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Softball soldiers on without Hearld


The Hays High School softball team headed into the summer knowing it had its player of the future.

By mid-winter, Indian softball coach Abby Maska found out that player would be unavailable.

Sophomore Hannah Hearld, the team's primary pitcher and top hitter, tore her anterior cruciate ligament during a basketball game and will miss the 2013 Indian softball season.

"I was just crushed," senior first baseman Shea Briggs said, describing her reaction when she heard the news. "It's a big loss. Hannah is a fantastic player. She brings so much to our team, but we have some girls who can step up and do her position, hopefully as well as she can."

The Indians start the season with a doubleheader at 4 p.m. Friday at Goodland. The game originally was scheduled for Thursday, but the field was not ready due to wet conditions.

As a freshman, Hearld made waves in the Western Athletic Conference last year.

She was one of four players named to the all-WAC first team, compiling a .586 average, with 41 hits and 12 doubles -- all team highs. She was even better in the pitching circle, going 12-2 with a 1.43 earned-run average and 74 strikeouts in 83.1 innings versus 20 walks.

Now, Hays High primarily will use a pair of freshmen to fill in for her: Erika Arnhold and Madison Prough.

Sophomores Jade Rankin and Jenna Luebbers also could see some time in the circle.

"When you have an injury to a player as prolific as Hannah is, you just really need team-minded and team-oriented kids to step up and say, 'I'll throw,' even if that's not something they wanted to do or expected to do," Maska said.

Maska said Arnhold and Prough have plenty of experience from playing summer ball. However, Hearld's shoes could be some big ones to fill.

Briggs said there will be pressure on the offense to make it easier for the Indians' young pitchers.

"Hopefully, everyone will get one more hit a game than usual and bring the batting averages up so the pitchers don't have as much pressure on the mound," Briggs said.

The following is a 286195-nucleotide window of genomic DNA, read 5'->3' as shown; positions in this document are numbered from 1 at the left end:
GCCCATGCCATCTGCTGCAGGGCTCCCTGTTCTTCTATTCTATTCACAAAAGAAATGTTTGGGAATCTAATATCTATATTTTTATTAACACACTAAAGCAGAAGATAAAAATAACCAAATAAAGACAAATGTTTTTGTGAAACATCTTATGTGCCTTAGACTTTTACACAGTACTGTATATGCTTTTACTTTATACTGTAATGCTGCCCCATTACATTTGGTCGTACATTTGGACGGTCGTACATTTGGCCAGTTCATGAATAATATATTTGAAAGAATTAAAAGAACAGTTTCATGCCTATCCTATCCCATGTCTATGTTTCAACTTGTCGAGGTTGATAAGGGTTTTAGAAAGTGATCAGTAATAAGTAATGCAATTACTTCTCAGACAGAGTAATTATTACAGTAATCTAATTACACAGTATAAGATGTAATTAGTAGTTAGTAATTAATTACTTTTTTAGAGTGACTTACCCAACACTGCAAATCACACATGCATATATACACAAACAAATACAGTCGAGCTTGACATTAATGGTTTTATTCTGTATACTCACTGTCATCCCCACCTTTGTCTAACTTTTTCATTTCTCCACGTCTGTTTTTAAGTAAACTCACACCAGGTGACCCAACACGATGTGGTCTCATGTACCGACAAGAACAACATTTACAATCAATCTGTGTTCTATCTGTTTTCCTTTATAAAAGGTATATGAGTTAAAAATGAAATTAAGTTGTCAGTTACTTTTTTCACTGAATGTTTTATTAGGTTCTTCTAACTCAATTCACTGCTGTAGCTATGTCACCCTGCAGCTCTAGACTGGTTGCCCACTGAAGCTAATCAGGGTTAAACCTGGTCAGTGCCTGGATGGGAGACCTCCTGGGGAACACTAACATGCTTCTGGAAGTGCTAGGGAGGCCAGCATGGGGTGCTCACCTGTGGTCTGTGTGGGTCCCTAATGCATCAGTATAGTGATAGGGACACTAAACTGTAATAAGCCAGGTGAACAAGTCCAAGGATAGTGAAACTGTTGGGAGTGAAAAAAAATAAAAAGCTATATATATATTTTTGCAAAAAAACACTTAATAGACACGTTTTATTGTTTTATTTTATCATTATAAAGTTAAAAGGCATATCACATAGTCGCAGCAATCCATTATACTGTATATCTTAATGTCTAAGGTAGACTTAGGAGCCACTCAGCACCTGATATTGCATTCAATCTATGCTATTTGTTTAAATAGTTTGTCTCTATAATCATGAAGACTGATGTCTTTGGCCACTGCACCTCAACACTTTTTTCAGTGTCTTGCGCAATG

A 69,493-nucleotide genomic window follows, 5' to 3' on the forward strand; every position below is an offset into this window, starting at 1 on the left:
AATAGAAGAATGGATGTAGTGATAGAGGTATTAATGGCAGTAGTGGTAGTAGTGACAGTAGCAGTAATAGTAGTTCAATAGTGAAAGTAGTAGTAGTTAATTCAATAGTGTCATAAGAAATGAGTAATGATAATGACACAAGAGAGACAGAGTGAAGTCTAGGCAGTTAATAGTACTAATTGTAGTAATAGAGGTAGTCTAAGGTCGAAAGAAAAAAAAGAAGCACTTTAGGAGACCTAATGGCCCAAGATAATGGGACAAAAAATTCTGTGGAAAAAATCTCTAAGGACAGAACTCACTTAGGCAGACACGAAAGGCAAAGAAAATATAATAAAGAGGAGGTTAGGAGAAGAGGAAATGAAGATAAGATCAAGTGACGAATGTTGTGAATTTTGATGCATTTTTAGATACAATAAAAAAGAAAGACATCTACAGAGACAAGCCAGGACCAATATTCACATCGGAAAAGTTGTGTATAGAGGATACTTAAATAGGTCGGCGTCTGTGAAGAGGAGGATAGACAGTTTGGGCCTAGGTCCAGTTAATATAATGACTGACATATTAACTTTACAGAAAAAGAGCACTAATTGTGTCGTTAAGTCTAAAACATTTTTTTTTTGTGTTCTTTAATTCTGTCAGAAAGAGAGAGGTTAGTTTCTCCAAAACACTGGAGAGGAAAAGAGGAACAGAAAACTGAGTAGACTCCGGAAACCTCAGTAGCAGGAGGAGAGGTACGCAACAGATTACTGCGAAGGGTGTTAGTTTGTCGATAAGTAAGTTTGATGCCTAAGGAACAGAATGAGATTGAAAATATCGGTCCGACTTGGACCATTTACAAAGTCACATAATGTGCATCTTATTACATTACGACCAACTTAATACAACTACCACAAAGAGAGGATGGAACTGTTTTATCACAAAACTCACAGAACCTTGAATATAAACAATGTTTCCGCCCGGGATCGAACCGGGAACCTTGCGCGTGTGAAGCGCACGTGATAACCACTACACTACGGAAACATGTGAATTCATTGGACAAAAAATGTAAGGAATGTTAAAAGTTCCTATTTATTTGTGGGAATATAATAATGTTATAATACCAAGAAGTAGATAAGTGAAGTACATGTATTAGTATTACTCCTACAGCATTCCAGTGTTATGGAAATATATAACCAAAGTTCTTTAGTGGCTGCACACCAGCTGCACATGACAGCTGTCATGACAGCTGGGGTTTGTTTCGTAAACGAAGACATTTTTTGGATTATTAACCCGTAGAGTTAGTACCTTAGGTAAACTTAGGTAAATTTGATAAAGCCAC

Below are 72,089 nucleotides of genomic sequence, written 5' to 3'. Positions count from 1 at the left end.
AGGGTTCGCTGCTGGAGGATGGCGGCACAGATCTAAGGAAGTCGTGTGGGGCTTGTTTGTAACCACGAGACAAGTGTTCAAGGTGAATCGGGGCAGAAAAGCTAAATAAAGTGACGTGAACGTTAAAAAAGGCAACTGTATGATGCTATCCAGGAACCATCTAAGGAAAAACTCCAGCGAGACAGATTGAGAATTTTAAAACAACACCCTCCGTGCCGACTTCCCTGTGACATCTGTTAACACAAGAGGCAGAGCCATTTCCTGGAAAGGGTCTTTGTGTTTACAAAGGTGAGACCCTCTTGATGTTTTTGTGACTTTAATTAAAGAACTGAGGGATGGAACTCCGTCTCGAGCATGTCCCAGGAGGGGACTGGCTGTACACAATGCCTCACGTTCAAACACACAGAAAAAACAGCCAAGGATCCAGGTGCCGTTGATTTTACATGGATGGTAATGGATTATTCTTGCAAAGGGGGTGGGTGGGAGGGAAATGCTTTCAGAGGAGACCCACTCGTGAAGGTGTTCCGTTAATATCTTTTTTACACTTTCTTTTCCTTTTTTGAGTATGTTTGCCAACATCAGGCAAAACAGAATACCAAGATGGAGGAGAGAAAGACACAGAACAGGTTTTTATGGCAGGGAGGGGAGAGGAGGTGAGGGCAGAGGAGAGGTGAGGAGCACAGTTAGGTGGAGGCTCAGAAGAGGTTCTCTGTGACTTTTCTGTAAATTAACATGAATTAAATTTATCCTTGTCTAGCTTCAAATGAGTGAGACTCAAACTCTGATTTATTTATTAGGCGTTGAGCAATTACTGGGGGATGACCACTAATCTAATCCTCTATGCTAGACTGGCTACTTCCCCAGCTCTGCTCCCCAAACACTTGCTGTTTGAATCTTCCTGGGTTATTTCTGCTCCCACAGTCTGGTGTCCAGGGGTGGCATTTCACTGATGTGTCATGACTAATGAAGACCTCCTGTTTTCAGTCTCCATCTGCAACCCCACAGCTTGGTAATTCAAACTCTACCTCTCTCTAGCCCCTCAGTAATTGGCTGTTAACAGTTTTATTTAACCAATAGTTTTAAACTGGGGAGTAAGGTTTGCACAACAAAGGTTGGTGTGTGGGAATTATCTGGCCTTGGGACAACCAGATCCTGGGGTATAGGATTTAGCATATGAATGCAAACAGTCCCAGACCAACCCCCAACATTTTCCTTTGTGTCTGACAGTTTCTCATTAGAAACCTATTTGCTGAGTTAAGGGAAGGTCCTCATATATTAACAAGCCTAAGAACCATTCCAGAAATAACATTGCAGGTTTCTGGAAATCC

The Indians have plenty of returners to help do that.

Senior Katelyn Schumacher, first team all-WAC last year and University of Kansas signee, hit .472 last season, tied for the team lead in runs scored with 38 and was second on the team in home runs with five.

Junior catcher Haley Wells, also first team all-WAC a year ago, hit .414. Briggs, who hit .411, and senior outfielder Courtney Storer (.324) were second-team all-WAC selections.

However, the Indians also graduated some key players from its 20-3 state tournament team, particularly slugging third baseman Paige Lunsford, the WAC Player of the Year. Lunsford hit a team-high 11 homers last season and led the squad with a 1.086 slugging percentage.

Hays High also lost to graduation second baseman Makenzie Flaska and outfielder Jillian Taylor, who each were second-team all-WAC selections, and starting outfielder Mackenzie Albers.

"It's definitely different," Briggs said. "There's a lot of new faces on varsity, whereas last year we had no one new. Everyone had played there before.

"It's very different," Briggs added. "It's a different feel, but it's still fun. It's still the Hays High softball team, and we are expecting out of ourselves to still be good."

To fill the void left by Lunsford, Schumacher will move from shortstop to third base, while shortstop and second base will be filled by a combination of players -- freshman Albany Shaffer, junior Taylor Adams and freshman Tessa Stickel.

"We've had some good competition on the infield," Maska said. "We've had a few girls look good at the middle infield spots, so we are just rotating them around and figure out what could be the best fit for our starting lineup."

Whoever doesn't win a middle infield spot will move to the outfield, where Storer will start in center. Junior Julie Balzer, who primarily served as designated hitter last season, will take the third remaining outfield spot.

With Hearld's injury and four starters lost to graduation, Maska said it will be important for the Indians to play as a complete unit with all of the players stepping up from time to time.

"We are really going to have to rely on everyone contributing and really be responsible for the position they play," Maska said. "No one is going to be able to do it all for us."